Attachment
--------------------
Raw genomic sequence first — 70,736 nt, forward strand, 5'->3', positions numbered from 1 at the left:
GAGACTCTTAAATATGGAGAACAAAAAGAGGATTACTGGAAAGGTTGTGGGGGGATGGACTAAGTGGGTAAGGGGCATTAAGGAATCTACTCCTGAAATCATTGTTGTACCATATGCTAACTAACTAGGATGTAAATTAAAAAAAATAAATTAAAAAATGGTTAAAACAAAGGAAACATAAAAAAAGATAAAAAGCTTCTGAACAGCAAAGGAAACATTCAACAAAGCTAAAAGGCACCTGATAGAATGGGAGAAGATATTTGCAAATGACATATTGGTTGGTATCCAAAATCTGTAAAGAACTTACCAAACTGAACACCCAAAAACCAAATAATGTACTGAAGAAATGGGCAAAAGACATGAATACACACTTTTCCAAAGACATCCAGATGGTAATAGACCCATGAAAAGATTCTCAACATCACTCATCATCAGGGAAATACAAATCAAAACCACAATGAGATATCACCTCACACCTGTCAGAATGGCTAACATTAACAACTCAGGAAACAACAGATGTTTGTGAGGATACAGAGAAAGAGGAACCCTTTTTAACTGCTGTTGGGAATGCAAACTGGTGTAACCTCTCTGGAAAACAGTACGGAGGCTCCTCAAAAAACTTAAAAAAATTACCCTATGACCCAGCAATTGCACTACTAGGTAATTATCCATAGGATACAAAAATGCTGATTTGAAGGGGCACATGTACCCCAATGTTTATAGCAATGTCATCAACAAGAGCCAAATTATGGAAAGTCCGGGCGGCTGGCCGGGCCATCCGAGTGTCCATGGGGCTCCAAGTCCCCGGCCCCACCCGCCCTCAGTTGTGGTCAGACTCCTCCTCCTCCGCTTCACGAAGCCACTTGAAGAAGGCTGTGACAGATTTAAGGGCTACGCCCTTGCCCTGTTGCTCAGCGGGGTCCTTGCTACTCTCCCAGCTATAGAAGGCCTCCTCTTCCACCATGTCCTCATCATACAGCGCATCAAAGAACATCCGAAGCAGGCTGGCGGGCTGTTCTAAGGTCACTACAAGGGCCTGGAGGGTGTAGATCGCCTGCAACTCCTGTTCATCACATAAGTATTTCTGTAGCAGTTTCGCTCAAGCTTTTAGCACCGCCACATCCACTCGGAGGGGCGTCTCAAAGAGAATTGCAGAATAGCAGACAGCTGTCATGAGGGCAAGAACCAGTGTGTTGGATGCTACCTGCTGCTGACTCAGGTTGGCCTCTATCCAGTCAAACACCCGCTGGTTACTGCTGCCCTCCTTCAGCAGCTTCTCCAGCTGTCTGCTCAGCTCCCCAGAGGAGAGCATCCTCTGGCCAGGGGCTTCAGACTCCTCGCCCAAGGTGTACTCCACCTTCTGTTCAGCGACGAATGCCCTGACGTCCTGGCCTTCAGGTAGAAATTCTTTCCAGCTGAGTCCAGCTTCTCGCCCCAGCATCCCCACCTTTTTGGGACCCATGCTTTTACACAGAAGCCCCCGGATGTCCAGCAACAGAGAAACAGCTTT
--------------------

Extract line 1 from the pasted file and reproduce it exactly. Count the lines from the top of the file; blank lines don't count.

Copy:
Raw genomic sequence first — 70,736 nt, forward strand, 5'->3', positions numbered from 1 at the left: